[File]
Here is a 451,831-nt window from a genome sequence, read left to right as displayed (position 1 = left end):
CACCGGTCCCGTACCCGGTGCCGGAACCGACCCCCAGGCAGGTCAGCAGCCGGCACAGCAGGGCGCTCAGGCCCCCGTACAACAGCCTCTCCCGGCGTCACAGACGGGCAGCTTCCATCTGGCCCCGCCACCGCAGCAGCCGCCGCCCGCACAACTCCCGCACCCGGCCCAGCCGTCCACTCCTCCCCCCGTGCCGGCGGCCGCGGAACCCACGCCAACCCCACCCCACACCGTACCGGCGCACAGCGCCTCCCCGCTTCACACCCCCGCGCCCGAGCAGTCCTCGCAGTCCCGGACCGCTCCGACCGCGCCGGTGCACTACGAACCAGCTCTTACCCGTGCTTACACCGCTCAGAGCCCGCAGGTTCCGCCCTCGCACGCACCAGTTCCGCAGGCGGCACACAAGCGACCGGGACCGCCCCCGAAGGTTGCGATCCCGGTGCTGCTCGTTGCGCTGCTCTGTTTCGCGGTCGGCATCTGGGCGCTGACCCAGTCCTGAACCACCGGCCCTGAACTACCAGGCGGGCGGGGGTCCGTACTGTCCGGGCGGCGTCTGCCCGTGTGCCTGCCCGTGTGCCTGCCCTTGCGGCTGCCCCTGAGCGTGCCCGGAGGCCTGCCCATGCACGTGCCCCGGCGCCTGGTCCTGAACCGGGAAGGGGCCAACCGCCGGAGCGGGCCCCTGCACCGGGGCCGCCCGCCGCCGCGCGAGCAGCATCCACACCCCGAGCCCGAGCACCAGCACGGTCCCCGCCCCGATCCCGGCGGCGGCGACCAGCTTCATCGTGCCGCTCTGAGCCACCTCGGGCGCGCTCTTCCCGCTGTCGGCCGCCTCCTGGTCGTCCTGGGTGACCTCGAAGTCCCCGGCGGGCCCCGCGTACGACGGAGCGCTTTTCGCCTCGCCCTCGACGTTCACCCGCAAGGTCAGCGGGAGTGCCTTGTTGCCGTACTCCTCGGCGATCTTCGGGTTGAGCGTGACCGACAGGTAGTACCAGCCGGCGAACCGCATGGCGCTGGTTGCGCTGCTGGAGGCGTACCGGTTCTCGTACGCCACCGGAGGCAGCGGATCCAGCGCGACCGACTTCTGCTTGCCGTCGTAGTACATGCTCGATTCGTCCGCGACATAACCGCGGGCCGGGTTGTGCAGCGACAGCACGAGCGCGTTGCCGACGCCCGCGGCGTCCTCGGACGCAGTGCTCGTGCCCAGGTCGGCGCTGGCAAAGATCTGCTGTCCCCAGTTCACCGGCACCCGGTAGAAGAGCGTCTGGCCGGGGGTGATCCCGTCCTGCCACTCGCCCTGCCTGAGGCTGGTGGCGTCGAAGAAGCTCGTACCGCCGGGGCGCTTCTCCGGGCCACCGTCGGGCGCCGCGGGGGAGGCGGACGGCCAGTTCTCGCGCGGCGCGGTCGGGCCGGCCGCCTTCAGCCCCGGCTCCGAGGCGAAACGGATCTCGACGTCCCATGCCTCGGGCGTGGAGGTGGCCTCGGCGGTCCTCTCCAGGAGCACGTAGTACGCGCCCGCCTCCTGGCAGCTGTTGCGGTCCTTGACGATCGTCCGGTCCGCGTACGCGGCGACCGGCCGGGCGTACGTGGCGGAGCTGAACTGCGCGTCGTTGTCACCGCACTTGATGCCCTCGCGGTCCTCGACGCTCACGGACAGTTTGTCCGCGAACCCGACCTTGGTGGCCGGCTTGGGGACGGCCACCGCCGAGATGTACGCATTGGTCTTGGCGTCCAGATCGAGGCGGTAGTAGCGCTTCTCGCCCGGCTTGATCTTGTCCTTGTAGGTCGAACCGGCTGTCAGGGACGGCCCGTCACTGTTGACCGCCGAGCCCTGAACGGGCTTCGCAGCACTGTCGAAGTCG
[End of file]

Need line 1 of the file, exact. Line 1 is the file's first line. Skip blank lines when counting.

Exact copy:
Here is a 451,831-nt window from a genome sequence, read left to right as displayed (position 1 = left end):